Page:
How much do you feed your pygmies/ N. Dwarves?

Discussion in 'Goats' started by jen74145, Dec 11, 2006.

  1. jen74145

    jen74145 Well-Known Member Supporter

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    How much does the average little goat go through during the day? And how much does it multiply when she's feeding kids/milking?
    Thanks!
     
  2. Caprice Acres

    Caprice Acres AKA "mygoat" Staff Member Supporter

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    Daily ration is 1/4 cup for mine, and that is only during late fall/winter/early spring when there's no grazing. Then when flushing I gradually increase to 1 cup untill bred, then on down back to 1/4 cup. During last month of pregnancy, it starts at 1 cup and gradually changes to 2 cups. This stays at 2 cups till her udder develops to accomodate her babies, then I feed according to that. I don't even feed grain in the summer unless they are pregnant/lactating, and I used to not feed hay because they didn't need it... But I'll have to feed hay this year as I'll have too many goats on the same amount of land...
     

  3. PygmyLover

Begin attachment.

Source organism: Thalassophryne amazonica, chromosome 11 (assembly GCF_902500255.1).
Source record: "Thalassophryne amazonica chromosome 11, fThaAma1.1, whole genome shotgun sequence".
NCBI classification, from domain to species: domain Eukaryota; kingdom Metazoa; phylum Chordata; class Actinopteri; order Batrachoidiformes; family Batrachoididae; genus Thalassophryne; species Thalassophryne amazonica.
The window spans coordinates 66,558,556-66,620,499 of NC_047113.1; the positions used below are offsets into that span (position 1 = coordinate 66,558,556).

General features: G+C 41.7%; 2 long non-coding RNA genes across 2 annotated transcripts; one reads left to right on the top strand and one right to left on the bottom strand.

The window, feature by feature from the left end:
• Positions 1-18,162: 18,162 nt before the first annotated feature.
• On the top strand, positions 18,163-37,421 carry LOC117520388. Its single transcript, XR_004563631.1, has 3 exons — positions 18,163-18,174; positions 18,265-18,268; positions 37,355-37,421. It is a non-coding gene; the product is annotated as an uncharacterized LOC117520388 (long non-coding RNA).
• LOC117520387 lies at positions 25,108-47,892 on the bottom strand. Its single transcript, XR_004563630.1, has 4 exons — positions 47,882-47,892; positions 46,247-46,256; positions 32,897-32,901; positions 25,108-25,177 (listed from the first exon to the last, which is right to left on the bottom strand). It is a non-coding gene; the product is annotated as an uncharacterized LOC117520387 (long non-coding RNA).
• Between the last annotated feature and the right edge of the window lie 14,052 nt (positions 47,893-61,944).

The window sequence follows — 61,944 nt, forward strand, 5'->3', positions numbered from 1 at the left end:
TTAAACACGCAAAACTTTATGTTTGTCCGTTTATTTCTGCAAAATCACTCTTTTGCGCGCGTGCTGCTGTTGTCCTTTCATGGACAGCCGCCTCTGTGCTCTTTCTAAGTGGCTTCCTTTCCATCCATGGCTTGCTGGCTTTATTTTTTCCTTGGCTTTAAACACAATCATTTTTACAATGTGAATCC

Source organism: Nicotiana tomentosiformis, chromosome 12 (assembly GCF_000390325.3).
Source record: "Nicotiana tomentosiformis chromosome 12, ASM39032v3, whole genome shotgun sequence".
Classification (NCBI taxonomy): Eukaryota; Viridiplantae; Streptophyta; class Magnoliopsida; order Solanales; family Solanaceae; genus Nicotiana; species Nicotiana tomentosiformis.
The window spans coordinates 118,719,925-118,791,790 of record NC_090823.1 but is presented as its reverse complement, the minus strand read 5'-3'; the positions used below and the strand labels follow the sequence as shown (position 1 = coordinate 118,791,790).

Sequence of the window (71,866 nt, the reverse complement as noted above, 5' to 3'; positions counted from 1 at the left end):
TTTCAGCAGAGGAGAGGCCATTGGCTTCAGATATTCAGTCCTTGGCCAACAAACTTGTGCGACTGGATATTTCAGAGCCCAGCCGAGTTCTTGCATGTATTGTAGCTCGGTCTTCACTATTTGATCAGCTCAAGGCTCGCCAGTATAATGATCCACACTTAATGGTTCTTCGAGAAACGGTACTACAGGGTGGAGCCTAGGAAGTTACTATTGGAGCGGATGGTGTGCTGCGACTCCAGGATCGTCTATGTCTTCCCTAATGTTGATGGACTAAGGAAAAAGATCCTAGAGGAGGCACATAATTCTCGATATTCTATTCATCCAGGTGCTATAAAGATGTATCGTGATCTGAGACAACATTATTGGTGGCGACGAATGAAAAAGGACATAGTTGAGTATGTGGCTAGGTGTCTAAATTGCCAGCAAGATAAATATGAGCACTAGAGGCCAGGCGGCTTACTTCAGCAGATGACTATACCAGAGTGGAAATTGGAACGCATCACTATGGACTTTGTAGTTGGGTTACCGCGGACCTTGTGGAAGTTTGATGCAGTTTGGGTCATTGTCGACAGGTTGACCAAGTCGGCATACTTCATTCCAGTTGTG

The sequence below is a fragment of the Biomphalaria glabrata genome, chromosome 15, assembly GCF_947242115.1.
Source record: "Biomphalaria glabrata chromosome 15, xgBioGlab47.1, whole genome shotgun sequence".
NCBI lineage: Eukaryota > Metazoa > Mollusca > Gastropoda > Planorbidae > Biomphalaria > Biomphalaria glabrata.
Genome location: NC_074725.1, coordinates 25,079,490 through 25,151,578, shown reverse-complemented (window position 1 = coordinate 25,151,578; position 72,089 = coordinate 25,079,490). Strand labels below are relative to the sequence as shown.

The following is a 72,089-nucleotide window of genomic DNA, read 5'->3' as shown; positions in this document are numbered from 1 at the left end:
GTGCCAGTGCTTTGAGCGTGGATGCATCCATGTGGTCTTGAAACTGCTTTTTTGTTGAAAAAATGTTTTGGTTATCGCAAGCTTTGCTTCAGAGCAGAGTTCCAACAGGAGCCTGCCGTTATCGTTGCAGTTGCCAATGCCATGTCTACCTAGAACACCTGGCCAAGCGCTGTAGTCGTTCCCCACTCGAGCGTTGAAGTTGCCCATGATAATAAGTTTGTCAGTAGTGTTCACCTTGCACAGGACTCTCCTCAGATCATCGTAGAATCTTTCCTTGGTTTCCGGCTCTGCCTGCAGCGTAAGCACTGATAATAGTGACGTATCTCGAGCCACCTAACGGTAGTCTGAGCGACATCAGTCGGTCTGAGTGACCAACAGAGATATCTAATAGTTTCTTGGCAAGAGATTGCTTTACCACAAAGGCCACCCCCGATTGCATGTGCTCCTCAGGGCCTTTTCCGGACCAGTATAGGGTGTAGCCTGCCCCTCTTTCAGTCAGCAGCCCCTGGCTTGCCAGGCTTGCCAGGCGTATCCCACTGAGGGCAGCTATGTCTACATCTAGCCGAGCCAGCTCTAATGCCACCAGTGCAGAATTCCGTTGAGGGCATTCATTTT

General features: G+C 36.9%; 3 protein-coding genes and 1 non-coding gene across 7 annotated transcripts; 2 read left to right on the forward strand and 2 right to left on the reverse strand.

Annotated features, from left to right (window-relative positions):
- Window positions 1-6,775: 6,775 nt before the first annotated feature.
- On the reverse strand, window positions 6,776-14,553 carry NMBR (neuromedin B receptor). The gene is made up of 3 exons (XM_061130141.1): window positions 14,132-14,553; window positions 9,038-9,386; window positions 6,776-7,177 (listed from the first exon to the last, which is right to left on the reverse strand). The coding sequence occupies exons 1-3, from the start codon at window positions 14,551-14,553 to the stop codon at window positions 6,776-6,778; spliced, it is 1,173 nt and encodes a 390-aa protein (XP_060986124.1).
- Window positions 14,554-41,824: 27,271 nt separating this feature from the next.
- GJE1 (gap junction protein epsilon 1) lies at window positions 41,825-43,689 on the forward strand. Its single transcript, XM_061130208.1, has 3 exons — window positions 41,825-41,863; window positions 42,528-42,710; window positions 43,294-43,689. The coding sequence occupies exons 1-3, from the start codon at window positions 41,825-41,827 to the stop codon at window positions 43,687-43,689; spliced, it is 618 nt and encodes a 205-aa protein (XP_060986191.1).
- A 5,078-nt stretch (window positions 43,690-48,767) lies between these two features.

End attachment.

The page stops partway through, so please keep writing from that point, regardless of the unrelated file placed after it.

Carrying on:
PygmyLover nigerian & pygmy breeder

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    for my pygmies I feed them around 1/2 to 1 cup when dry

    once bred they go down to 1/2 to nothing
    at 60 days I feed them 1 cup
    at 120 days I cut them down to 1/2 (don't want big kids to hard for them to delivor).

    This came from a study I read about.
     
  4. moonspinner

    moonspinner Well-Known Member

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    This is kind of a loaded question because you need to consider your entire feeding program: type of grain, type of hay and how nutritious it is, are they on pasture and what kind, the condition your goats are in, etc. I can only speak for my NDs. My open does get one cup a day of a custom feed mix from my feed store to which I add BOSS and alfalfa pellets. They are on a timothy/brome hay with some orchard and trefoil mixed in. Limited pasture. They are supplemented over half a year with a variety of browse too. None of mine are ever overweight.
    When does are pregnant I work up to two cups a day by kidding time and then depends on how much milk they're giving, number of kids they have, etc.